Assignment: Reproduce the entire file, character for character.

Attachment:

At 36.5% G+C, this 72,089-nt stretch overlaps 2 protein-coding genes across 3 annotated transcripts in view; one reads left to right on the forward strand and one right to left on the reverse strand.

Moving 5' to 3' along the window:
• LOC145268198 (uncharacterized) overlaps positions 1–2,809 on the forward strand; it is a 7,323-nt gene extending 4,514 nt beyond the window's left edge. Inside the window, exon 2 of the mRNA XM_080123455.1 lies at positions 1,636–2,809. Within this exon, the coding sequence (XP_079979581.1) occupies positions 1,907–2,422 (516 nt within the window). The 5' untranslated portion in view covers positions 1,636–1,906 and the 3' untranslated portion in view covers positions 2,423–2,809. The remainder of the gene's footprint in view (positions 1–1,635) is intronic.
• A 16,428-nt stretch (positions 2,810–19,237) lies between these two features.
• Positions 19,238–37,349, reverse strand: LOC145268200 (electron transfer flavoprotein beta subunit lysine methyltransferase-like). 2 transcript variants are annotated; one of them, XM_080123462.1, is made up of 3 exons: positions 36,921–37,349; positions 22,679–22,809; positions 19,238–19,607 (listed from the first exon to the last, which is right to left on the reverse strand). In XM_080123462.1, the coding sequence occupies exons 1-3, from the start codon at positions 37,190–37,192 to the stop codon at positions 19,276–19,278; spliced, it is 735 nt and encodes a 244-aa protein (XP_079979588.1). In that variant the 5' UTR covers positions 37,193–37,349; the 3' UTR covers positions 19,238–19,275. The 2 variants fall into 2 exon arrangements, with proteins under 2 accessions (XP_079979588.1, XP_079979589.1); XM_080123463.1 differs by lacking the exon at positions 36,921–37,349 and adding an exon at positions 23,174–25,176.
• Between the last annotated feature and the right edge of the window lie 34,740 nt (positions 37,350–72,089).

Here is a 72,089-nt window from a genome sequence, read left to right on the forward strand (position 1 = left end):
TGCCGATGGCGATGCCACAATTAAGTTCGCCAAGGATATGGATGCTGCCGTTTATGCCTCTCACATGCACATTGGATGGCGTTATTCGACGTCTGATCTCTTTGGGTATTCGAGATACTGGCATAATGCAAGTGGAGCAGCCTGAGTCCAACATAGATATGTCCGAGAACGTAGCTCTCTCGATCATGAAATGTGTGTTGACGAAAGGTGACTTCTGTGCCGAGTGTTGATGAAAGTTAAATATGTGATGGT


At 36.5% G+C, this 72,089-nt stretch overlaps 2 protein-coding genes across 3 annotated transcripts in view; one reads left to right on the forward strand and one right to left on the reverse strand.

Moving 5' to 3' along the window:
• LOC145268198 (uncharacterized) overlaps positions 1–2,809 on the forward strand; it is a 7,323-nt gene extending 4,514 nt beyond the window's left edge. Inside the window, exon 2 of the mRNA XM_080123455.1 lies at positions 1,636–2,809. Within this exon, the coding sequence (XP_079979581.1) occupies positions 1,907–2,422 (516 nt within the window). The 5' untranslated portion in view covers positions 1,636–1,906 and the 3' untranslated portion in view covers positions 2,423–2,809. The remainder of the gene's footprint in view (positions 1–1,635) is intronic.
• A 16,428-nt stretch (positions 2,810–19,237) lies between these two features.
• Positions 19,238–37,349, reverse strand: LOC145268200 (electron transfer flavoprotein beta subunit lysine methyltransferase-like). 2 transcript variants are annotated; one of them, XM_080123462.1, is made up of 3 exons: positions 36,921–37,349; positions 22,679–22,809; positions 19,238–19,607 (listed from the first exon to the last, which is right to left on the reverse strand). In XM_080123462.1, the coding sequence occupies exons 1-3, from the start codon at positions 37,190–37,192 to the stop codon at positions 19,276–19,278; spliced, it is 735 nt and encodes a 244-aa protein (XP_079979588.1). In that variant the 5' UTR covers positions 37,193–37,349; the 3' UTR covers positions 19,238–19,275. The 2 variants fall into 2 exon arrangements, with proteins under 2 accessions (XP_079979588.1, XP_079979589.1); XM_080123463.1 differs by lacking the exon at positions 36,921–37,349 and adding an exon at positions 23,174–25,176.
• Between the last annotated feature and the right edge of the window lie 34,740 nt (positions 37,350–72,089).

Here is a 72,089-nt window from a genome sequence, read left to right on the forward strand (position 1 = left end):
TGCCGATGGCGATGCCACAATTAAGTTCGCCAAGGATATGGATGCTGCCGTTTATGCCTCTCACATGCACATTGGATGGCGTTATTCGACGTCTGATCTCTTTGGGTATTCGAGATACTGGCATAATGCAAGTGGAGCAGCCTGAGTCCAACATAGATATGTCCGAGAACGTAGCTCTCTCGATCATGAAATGTGTGTTGACGAAAGGTGACTTCTGTGCCGAGTGTTGATGAAAGTTAAATATGTGATGGT